Ginsburg, speaking at the University of Colorado in Boulder, was asked a student-submitted question about the equal-protection clause and whether the nation’s high court would consider it applying to sexual orientation, according to a report by Associated Press.
Ginsburg said with a smile that she couldn’t answer the question. She said she could not talk about matters that would come to the court, and that the Defense of Marriage Act would probably be up soon.
“I think it’s most likely that we will have that issue before the court toward the end of the current term,” she said.
The Obama administration asked the high court to hear Windsor v. United States, which was filed by the American Civil Liberties Union, and Pedersen v. Office of Personnel Management, which was filed by Gay & Lesbian Advocates & Defenders. Both cases are currently pending before the U.S. Second Circuit Court of Appeals.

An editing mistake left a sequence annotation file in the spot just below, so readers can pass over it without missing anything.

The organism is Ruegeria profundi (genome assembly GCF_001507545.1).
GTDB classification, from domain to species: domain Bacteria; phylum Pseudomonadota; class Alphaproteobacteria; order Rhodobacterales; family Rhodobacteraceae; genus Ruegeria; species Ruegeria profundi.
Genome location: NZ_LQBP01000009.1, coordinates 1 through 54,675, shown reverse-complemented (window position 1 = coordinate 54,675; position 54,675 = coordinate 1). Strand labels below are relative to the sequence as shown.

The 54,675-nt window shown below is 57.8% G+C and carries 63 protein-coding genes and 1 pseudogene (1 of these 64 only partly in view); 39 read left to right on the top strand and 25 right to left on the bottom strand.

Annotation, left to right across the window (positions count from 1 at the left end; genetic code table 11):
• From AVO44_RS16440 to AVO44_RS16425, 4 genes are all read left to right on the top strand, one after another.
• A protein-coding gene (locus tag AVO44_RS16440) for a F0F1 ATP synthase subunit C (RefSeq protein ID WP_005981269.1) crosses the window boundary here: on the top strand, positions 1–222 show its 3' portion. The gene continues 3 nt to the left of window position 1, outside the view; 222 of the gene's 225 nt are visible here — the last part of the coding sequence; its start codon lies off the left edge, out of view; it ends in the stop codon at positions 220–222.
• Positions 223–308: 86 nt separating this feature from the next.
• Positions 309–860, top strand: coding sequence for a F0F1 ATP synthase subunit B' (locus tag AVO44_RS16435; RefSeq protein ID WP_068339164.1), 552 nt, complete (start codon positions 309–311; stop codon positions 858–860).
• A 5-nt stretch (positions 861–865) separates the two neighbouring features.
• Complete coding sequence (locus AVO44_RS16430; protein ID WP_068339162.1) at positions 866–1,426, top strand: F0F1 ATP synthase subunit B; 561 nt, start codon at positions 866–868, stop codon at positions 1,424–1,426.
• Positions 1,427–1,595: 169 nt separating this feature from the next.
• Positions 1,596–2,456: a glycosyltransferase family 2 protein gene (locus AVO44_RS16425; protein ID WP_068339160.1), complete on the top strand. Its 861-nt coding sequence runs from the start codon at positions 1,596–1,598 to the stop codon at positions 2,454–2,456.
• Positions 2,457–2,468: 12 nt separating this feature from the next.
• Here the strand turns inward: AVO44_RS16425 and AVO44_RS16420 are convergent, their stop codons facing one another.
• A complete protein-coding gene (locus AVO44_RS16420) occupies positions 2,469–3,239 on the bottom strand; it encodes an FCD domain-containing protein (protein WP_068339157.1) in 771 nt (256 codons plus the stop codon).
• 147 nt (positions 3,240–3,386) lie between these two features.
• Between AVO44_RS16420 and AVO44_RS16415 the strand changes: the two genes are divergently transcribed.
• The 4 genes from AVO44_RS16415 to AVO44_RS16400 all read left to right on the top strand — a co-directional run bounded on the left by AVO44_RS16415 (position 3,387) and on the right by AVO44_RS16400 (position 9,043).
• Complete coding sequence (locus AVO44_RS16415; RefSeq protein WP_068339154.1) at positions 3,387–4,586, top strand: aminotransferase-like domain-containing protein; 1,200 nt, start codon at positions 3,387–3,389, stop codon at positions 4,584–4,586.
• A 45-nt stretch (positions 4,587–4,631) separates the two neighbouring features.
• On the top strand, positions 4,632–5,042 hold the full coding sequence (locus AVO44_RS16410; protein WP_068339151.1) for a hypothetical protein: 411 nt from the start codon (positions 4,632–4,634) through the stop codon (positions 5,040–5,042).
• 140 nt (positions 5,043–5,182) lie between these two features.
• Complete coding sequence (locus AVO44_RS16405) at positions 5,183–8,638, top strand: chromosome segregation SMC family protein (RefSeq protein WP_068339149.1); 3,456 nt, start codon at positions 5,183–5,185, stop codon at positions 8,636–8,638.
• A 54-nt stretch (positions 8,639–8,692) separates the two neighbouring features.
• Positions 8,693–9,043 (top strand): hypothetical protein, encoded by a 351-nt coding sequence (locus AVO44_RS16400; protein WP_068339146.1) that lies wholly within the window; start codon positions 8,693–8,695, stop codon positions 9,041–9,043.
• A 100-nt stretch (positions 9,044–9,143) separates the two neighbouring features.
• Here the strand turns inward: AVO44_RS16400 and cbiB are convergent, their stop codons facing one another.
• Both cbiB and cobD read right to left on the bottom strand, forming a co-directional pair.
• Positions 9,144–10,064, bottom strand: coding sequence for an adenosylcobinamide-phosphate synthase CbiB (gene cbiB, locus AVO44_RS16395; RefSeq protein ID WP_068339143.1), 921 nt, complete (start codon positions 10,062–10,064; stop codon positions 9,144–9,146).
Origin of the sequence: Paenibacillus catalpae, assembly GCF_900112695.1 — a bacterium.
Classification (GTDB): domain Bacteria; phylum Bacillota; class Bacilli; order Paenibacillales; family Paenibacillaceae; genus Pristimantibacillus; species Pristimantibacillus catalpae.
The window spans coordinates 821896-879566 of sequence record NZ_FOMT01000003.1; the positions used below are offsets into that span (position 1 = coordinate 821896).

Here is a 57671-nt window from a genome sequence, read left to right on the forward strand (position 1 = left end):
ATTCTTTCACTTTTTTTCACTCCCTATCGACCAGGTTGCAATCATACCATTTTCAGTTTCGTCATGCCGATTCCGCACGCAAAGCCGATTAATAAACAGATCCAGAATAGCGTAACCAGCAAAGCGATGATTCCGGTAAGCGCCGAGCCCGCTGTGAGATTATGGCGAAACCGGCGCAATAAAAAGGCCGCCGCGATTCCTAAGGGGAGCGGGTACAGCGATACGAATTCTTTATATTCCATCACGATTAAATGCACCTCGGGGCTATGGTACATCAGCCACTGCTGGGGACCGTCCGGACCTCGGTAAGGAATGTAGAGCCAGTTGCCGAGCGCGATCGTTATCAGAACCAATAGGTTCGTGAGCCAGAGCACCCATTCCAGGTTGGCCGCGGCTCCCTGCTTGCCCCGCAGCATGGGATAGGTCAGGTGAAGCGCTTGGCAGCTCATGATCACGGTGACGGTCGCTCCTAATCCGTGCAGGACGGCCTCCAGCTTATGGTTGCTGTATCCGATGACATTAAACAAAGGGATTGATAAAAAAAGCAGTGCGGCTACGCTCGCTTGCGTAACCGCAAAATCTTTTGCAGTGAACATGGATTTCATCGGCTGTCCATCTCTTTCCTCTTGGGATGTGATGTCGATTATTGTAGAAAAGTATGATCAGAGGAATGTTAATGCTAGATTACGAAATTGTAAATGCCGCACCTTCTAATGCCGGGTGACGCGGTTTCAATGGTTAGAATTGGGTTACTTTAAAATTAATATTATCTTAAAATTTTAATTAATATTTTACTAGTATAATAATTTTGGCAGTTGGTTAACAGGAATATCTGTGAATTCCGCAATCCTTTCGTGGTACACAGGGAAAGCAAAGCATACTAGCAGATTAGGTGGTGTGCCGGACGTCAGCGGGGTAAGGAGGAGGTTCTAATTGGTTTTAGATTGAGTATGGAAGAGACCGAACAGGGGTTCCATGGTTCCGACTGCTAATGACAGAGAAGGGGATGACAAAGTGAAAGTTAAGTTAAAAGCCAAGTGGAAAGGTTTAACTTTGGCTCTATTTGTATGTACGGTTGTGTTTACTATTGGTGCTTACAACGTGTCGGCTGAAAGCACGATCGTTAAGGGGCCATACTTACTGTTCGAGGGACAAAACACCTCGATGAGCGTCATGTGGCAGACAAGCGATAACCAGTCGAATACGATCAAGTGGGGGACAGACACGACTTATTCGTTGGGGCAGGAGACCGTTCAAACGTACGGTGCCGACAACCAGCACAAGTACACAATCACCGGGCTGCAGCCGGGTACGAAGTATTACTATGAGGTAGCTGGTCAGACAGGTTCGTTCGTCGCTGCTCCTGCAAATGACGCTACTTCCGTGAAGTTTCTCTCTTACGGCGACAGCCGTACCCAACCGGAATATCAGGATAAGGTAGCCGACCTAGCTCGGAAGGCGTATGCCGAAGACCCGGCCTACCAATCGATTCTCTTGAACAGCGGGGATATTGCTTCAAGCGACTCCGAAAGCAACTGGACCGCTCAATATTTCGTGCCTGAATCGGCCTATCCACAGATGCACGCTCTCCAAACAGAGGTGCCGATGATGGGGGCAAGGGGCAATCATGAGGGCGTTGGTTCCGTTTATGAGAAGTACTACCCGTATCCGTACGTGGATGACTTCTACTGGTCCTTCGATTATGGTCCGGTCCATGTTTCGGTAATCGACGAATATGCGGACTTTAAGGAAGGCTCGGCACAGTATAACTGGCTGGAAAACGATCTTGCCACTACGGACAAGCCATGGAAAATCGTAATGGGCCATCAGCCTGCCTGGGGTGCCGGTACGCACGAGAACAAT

The DOJ asked the court to take up the cases as a backup plan in case justices decline to hear two other DOMA cases they have been asked to review: the consolidated case of Gill v. Office of Personnel Management and Commonwealth of Massachusetts v. Department of Health & Human Services and Golinski v. Office of Personnel Management.
DOMA, enacted in 1996, is a federal law that defines marriage as the legal union of one man and one woman for federal and inter-state recognition purposes in the U.S.
Ginsburg’s remarks came at a conference sponsored by the University of Colorado law school.